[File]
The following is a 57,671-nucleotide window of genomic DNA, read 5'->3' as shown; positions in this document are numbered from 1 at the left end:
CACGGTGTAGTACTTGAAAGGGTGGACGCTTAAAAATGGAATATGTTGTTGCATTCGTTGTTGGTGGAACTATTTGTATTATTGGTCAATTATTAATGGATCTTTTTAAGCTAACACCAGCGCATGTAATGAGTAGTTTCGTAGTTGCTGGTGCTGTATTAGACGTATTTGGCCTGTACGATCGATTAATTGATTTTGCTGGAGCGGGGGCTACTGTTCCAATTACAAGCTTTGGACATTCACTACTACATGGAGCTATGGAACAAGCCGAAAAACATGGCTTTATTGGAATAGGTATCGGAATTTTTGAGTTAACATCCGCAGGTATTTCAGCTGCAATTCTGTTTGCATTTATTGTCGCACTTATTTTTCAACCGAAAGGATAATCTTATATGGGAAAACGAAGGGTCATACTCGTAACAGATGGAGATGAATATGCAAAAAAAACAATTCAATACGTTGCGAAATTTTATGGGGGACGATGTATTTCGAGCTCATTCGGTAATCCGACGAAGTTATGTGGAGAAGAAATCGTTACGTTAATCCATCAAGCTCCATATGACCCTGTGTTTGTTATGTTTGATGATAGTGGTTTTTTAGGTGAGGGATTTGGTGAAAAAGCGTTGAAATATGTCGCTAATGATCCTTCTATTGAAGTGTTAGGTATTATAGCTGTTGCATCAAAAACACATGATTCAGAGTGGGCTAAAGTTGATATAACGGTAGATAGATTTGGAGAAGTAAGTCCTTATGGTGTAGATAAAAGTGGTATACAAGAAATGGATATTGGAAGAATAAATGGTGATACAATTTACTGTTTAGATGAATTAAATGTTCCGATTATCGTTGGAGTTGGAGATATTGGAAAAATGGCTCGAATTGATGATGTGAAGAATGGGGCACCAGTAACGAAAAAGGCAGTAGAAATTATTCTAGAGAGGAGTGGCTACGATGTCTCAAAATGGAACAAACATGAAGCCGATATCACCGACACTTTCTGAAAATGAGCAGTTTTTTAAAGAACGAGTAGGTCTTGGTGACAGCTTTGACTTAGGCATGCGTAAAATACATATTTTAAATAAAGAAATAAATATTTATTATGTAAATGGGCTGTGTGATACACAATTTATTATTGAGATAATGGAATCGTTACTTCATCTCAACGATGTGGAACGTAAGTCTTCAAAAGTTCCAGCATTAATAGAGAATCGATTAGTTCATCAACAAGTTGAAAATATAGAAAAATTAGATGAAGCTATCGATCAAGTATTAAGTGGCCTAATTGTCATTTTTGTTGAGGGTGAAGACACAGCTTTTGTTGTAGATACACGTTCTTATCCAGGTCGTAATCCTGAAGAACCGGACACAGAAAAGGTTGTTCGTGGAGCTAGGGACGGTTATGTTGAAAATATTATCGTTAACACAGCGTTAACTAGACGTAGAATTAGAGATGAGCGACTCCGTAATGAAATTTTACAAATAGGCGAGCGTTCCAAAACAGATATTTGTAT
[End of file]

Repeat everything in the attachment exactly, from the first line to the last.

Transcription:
The following is a 57,671-nucleotide window of genomic DNA, read 5'->3' as shown; positions in this document are numbered from 1 at the left end:
CACGGTGTAGTACTTGAAAGGGTGGACGCTTAAAAATGGAATATGTTGTTGCATTCGTTGTTGGTGGAACTATTTGTATTATTGGTCAATTATTAATGGATCTTTTTAAGCTAACACCAGCGCATGTAATGAGTAGTTTCGTAGTTGCTGGTGCTGTATTAGACGTATTTGGCCTGTACGATCGATTAATTGATTTTGCTGGAGCGGGGGCTACTGTTCCAATTACAAGCTTTGGACATTCACTACTACATGGAGCTATGGAACAAGCCGAAAAACATGGCTTTATTGGAATAGGTATCGGAATTTTTGAGTTAACATCCGCAGGTATTTCAGCTGCAATTCTGTTTGCATTTATTGTCGCACTTATTTTTCAACCGAAAGGATAATCTTATATGGGAAAACGAAGGGTCATACTCGTAACAGATGGAGATGAATATGCAAAAAAAACAATTCAATACGTTGCGAAATTTTATGGGGGACGATGTATTTCGAGCTCATTCGGTAATCCGACGAAGTTATGTGGAGAAGAAATCGTTACGTTAATCCATCAAGCTCCATATGACCCTGTGTTTGTTATGTTTGATGATAGTGGTTTTTTAGGTGAGGGATTTGGTGAAAAAGCGTTGAAATATGTCGCTAATGATCCTTCTATTGAAGTGTTAGGTATTATAGCTGTTGCATCAAAAACACATGATTCAGAGTGGGCTAAAGTTGATATAACGGTAGATAGATTTGGAGAAGTAAGTCCTTATGGTGTAGATAAAAGTGGTATACAAGAAATGGATATTGGAAGAATAAATGGTGATACAATTTACTGTTTAGATGAATTAAATGTTCCGATTATCGTTGGAGTTGGAGATATTGGAAAAATGGCTCGAATTGATGATGTGAAGAATGGGGCACCAGTAACGAAAAAGGCAGTAGAAATTATTCTAGAGAGGAGTGGCTACGATGTCTCAAAATGGAACAAACATGAAGCCGATATCACCGACACTTTCTGAAAATGAGCAGTTTTTTAAAGAACGAGTAGGTCTTGGTGACAGCTTTGACTTAGGCATGCGTAAAATACATATTTTAAATAAAGAAATAAATATTTATTATGTAAATGGGCTGTGTGATACACAATTTATTATTGAGATAATGGAATCGTTACTTCATCTCAACGATGTGGAACGTAAGTCTTCAAAAGTTCCAGCATTAATAGAGAATCGATTAGTTCATCAACAAGTTGAAAATATAGAAAAATTAGATGAAGCTATCGATCAAGTATTAAGTGGCCTAATTGTCATTTTTGTTGAGGGTGAAGACACAGCTTTTGTTGTAGATACACGTTCTTATCCAGGTCGTAATCCTGAAGAACCGGACACAGAAAAGGTTGTTCGTGGAGCTAGGGACGGTTATGTTGAAAATATTATCGTTAACACAGCGTTAACTAGACGTAGAATTAGAGATGAGCGACTCCGTAATGAAATTTTACAAATAGGCGAGCGTTCCAAAACAGATATTTGTAT